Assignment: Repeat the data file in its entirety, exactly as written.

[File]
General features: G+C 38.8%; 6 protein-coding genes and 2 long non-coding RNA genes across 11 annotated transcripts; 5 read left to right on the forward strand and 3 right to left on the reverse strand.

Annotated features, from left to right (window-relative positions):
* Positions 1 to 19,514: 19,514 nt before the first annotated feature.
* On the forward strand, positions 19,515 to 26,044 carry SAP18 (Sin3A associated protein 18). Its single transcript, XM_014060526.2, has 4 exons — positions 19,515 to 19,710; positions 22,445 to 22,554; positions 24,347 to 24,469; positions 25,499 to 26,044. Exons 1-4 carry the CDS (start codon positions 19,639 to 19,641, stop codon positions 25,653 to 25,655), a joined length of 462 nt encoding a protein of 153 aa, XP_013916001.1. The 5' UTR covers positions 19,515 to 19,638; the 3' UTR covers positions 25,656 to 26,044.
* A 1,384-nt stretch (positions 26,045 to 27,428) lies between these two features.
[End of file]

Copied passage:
General features: G+C 38.8%; 6 protein-coding genes and 2 long non-coding RNA genes across 11 annotated transcripts; 5 read left to right on the forward strand and 3 right to left on the reverse strand.

Annotated features, from left to right (window-relative positions):
* Positions 1 to 19,514: 19,514 nt before the first annotated feature.
* On the forward strand, positions 19,515 to 26,044 carry SAP18 (Sin3A associated protein 18). Its single transcript, XM_014060526.2, has 4 exons — positions 19,515 to 19,710; positions 22,445 to 22,554; positions 24,347 to 24,469; positions 25,499 to 26,044. Exons 1-4 carry the CDS (start codon positions 19,639 to 19,641, stop codon positions 25,653 to 25,655), a joined length of 462 nt encoding a protein of 153 aa, XP_013916001.1. The 5' UTR covers positions 19,515 to 19,638; the 3' UTR covers positions 25,656 to 26,044.
* A 1,384-nt stretch (positions 26,045 to 27,428) lies between these two features.